The app store is a wildly competitive place. In 2014, Gartner estimated that less than 0.01% of consumer mobile apps would be considered a financial success by their developers by 2018. There are literally millions of apps on Google Play, and when you consider the fact that smartphone users only use an average of nine apps per day (30 per month) the competition for screen time is fierce. If entrepreneurs and brands aren’t building apps that their users will find useful, they’ll be rejected.
Speaking at the eCommerce Innovation Summit this May 24-25 in San Francisco, Jonathan Pelosi, Head of Industry, Mobile Apps at Google, presented on what Google believes makes a successful app and how companies can best engage an audience. He likens the smartphone to a shopping mall, although the shopping mall is tailored to each individual visitor, with only the stores that the visitor cares about. On top of this, visitors are not only there to buy clothes or food; they can book a trip or a car, do meditation or work out. The stores, they’re mobile apps.
‘If you don’t have a space in this mall you’re not even in the customers’ consideration set,’ Jonathan says, ‘And this is a huge part of the value apps can drive for your business if they’re done thoughtfully, and developed thoughtfully, and deployed thoughtfully.’ Getting into the space is the first step. Following this, brands have to understand that, just like in any business, not each customer is of equal value to the business. ‘Where 80% of your customers drive 20% of your value, that doesn’t change with apps.’ What this means is that considering the fact that not all customers are going to spend the same amount of money is a key part of any marketing strategy.
In order to get these customers, first and foremost, is to build a worthwhile product. This is such a simple but unavoidable point that far too many app developers fail to take proper note of. ‘Don’t promote or market a mobile app that’s not worthwhile, I’ve seen a lot of terrible ones,’ Jonathan says. ‘How often have you downloaded an app that you’re never really used?’
What this comes down to is ensuring that your development is customer-centric. All too often, brands will add features or develop entire apps because they are cool or impressive and not because they provide any real value to the customer. For example, a retail giant building an app cannot simply offer another sales portal; the app should have special offers, some sort of loyalty program, or in-store purchases that makes the shopping experience easier. Only by doing these things can brands expect customers to maintain any engagement with their app.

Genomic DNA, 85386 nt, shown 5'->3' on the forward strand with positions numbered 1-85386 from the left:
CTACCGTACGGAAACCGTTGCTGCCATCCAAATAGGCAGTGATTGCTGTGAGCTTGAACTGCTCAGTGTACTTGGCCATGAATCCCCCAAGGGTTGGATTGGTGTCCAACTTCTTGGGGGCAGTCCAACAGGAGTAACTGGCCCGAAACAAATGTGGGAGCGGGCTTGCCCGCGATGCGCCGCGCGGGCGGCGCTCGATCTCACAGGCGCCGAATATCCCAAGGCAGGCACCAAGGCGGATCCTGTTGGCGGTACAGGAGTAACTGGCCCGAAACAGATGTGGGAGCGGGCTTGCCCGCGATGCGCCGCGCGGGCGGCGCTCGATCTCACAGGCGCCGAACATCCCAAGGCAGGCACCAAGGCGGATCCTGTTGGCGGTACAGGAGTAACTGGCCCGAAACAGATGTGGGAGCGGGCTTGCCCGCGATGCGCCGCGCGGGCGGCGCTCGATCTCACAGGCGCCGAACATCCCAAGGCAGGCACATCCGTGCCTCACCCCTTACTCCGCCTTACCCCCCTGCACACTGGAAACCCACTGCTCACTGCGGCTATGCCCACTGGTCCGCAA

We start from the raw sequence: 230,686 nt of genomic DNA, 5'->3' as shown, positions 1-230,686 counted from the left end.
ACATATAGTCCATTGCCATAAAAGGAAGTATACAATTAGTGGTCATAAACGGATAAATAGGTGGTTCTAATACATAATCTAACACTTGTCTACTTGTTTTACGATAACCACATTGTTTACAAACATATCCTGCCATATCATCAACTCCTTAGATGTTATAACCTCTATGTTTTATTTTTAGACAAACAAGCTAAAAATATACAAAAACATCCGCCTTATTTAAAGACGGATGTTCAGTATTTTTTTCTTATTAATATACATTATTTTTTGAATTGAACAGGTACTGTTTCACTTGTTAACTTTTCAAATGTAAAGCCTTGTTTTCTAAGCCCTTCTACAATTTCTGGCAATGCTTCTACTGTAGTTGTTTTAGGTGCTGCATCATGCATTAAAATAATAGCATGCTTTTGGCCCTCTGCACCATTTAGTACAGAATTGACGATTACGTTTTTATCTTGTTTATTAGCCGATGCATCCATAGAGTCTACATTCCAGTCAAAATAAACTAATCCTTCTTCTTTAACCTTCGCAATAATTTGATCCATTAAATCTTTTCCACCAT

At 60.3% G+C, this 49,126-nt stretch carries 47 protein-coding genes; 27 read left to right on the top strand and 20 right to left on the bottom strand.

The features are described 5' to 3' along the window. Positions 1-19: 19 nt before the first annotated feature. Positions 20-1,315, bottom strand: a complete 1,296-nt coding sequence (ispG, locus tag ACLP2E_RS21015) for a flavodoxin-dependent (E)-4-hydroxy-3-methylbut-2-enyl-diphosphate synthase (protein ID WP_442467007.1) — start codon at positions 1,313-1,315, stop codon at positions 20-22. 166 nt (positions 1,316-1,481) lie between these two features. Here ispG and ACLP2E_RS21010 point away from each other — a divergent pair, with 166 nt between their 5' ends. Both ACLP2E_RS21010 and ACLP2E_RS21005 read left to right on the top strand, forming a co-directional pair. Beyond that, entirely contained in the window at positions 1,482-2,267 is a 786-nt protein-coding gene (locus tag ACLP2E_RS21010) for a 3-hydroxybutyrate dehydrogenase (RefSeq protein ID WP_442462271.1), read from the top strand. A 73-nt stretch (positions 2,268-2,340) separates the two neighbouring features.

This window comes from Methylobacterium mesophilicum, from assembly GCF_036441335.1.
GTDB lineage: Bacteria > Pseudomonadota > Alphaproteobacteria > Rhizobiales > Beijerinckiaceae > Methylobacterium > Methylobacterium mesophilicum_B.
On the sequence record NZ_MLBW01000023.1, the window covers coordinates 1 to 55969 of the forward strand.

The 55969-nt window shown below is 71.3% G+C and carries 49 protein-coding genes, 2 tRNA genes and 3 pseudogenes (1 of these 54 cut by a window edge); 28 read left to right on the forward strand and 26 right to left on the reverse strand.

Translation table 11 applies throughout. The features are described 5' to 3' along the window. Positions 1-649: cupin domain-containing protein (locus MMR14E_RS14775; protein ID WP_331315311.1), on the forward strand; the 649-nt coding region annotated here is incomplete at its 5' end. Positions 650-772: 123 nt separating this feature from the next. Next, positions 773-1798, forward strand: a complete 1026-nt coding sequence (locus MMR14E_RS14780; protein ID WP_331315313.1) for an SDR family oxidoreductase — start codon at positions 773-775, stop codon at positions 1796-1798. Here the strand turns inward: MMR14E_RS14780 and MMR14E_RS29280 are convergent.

Secondly, Jonathan stresses the importance of only measuring what is worthwhile. Of course, it’s possible to measure almost every action or piece of retention info related to your app, but this can be overwhelming. Previously, developers were obsessed with cost per install (CPI), with almost no regard for what the users then did after the initial install. This is a lot like measuring cost per click, with all the same pitfalls. Return on ad spend is a slightly better metric to fixate on, but it’s still incredibly short-sighted.
‘What you want to get to [measuring] is lifetime value, which basically says: after I pay to acquire that customer, how much business value do they drive? Whether it be revenue, profit, cost-savings etc. over the course of that customer’s lifetime. You can use a year, two years, whatever makes sense.’ Lifetime value can be difficult to establish, but beginning to think this way is key to creating a successful app both for the user and your bottom line. The app should positively impact this lifetime value. Jonathan uses Walmart’s app as an example. In terms of lifetime value, Walmart’s app using customers spend 40% more than non-app users, they also visit stores twice as often, and their decreased interaction with customer service staff lowers costs for the company more widely. Apps can and should enhance both the digital and brick-and-mortar shopping experiences.
And, finally, get the app out there on any channel you can. Jonathan admits it’s ‘remarkable’ how many brands will pay to boost an app before they’re advertising it on the footer of their emails, for example. Have call center staff mention the promotions that are available on the app at the end of a call, have a prompt to download the app whenever a customer visits your mobile site. These techniques, coupled with effective app store optimization, are what Jonathan calls ‘free real estate.’
All of these tips are straight from the horses mouth - Google have precise and insightful information on why certain apps perform better than others. The above steps should be obvious to developers and brands but it’s amazing how many make apps for themselves, or because they think they should, rather than with their customer in mind. App development is as competitive as it is lucrative, it’s worth taking the time to get it right.